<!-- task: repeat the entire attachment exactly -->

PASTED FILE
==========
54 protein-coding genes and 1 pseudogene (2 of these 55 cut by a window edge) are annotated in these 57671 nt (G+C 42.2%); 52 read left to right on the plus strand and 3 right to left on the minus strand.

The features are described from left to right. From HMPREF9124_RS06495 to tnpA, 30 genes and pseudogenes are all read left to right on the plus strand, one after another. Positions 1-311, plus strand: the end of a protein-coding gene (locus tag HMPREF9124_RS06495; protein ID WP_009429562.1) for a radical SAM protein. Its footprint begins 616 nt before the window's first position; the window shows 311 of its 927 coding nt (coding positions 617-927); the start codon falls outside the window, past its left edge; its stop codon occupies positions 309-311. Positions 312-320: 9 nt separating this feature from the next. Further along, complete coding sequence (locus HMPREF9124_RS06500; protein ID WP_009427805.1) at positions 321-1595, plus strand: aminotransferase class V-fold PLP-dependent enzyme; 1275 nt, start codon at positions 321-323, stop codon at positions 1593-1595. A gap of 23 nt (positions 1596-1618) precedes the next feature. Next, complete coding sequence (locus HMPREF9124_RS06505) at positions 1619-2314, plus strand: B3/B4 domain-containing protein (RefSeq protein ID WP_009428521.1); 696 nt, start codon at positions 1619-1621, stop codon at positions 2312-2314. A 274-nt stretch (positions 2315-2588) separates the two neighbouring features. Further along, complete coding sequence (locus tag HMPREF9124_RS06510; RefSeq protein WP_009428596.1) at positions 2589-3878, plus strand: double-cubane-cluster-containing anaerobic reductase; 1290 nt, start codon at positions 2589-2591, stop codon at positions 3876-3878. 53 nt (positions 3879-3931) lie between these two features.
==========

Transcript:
54 protein-coding genes and 1 pseudogene (2 of these 55 cut by a window edge) are annotated in these 57671 nt (G+C 42.2%); 52 read left to right on the plus strand and 3 right to left on the minus strand.

The features are described from left to right. From HMPREF9124_RS06495 to tnpA, 30 genes and pseudogenes are all read left to right on the plus strand, one after another. Positions 1-311, plus strand: the end of a protein-coding gene (locus tag HMPREF9124_RS06495; protein ID WP_009429562.1) for a radical SAM protein. Its footprint begins 616 nt before the window's first position; the window shows 311 of its 927 coding nt (coding positions 617-927); the start codon falls outside the window, past its left edge; its stop codon occupies positions 309-311. Positions 312-320: 9 nt separating this feature from the next. Further along, complete coding sequence (locus HMPREF9124_RS06500; protein ID WP_009427805.1) at positions 321-1595, plus strand: aminotransferase class V-fold PLP-dependent enzyme; 1275 nt, start codon at positions 321-323, stop codon at positions 1593-1595. A gap of 23 nt (positions 1596-1618) precedes the next feature. Next, complete coding sequence (locus HMPREF9124_RS06505) at positions 1619-2314, plus strand: B3/B4 domain-containing protein (RefSeq protein ID WP_009428521.1); 696 nt, start codon at positions 1619-1621, stop codon at positions 2312-2314. A 274-nt stretch (positions 2315-2588) separates the two neighbouring features. Further along, complete coding sequence (locus tag HMPREF9124_RS06510; RefSeq protein WP_009428596.1) at positions 2589-3878, plus strand: double-cubane-cluster-containing anaerobic reductase; 1290 nt, start codon at positions 2589-2591, stop codon at positions 3876-3878. 53 nt (positions 3879-3931) lie between these two features.